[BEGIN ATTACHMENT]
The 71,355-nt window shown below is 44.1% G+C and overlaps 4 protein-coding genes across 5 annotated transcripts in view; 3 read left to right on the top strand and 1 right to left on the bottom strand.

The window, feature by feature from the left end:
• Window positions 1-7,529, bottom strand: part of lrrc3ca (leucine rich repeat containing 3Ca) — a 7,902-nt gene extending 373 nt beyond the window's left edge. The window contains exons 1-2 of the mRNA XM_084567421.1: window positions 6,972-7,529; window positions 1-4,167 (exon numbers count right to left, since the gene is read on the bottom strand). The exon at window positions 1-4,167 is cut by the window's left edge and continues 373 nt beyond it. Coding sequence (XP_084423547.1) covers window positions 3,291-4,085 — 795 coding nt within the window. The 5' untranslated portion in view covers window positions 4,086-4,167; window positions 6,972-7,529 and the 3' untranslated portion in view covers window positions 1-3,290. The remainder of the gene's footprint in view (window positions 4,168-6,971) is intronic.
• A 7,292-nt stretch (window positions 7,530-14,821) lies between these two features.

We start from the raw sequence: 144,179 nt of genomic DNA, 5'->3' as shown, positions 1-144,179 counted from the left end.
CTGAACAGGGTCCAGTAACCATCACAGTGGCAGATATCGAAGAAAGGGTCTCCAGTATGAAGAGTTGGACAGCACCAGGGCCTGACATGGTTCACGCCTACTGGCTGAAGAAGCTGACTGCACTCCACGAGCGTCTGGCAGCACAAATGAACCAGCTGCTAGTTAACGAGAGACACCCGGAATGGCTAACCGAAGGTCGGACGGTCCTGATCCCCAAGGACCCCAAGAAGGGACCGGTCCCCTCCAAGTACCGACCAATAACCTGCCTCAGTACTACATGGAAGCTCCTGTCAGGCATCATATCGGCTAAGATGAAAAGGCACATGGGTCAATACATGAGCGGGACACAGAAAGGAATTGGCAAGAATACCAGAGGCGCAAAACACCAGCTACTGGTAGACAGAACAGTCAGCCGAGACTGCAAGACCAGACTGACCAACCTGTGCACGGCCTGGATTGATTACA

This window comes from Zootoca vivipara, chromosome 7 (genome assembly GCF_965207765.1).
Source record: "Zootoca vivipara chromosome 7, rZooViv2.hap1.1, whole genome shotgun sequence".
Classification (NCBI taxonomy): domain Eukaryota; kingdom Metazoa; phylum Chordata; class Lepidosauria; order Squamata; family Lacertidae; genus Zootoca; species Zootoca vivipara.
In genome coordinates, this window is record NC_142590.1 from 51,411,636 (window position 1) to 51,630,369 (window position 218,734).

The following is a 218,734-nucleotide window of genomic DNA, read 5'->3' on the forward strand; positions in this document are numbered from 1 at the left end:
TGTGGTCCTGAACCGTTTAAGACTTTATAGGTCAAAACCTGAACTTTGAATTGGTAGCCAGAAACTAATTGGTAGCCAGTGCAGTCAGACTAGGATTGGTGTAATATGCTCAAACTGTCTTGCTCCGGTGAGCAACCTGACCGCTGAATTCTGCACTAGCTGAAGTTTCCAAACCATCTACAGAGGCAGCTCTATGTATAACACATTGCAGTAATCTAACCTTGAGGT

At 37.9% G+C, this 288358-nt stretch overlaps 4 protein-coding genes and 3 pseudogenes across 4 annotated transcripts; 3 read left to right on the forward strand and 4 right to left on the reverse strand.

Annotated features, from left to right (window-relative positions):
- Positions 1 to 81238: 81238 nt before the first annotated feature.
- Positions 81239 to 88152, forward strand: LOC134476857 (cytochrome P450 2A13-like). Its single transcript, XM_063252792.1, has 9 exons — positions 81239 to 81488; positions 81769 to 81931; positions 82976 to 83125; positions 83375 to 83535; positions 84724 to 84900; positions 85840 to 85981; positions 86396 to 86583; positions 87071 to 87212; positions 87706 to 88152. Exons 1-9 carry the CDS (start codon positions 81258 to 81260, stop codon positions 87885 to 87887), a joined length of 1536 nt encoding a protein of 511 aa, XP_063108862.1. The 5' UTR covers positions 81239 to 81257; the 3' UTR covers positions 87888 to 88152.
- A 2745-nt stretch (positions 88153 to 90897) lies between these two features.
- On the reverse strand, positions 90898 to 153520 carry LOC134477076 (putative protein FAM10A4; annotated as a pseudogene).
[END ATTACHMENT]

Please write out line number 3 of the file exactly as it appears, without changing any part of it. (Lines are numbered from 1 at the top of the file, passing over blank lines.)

• Window positions 1-7,529, bottom strand: part of lrrc3ca (leucine rich repeat containing 3Ca) — a 7,902-nt gene extending 373 nt beyond the window's left edge. The window contains exons 1-2 of the mRNA XM_084567421.1: window positions 6,972-7,529; window positions 1-4,167 (exon numbers count right to left, since the gene is read on the bottom strand). The exon at window positions 1-4,167 is cut by the window's left edge and continues 373 nt beyond it. Coding sequence (XP_084423547.1) covers window positions 3,291-4,085 — 795 coding nt within the window. The 5' untranslated portion in view covers window positions 4,086-4,167; window positions 6,972-7,529 and the 3' untranslated portion in view covers window positions 1-3,290. The remainder of the gene's footprint in view (window positions 4,168-6,971) is intronic.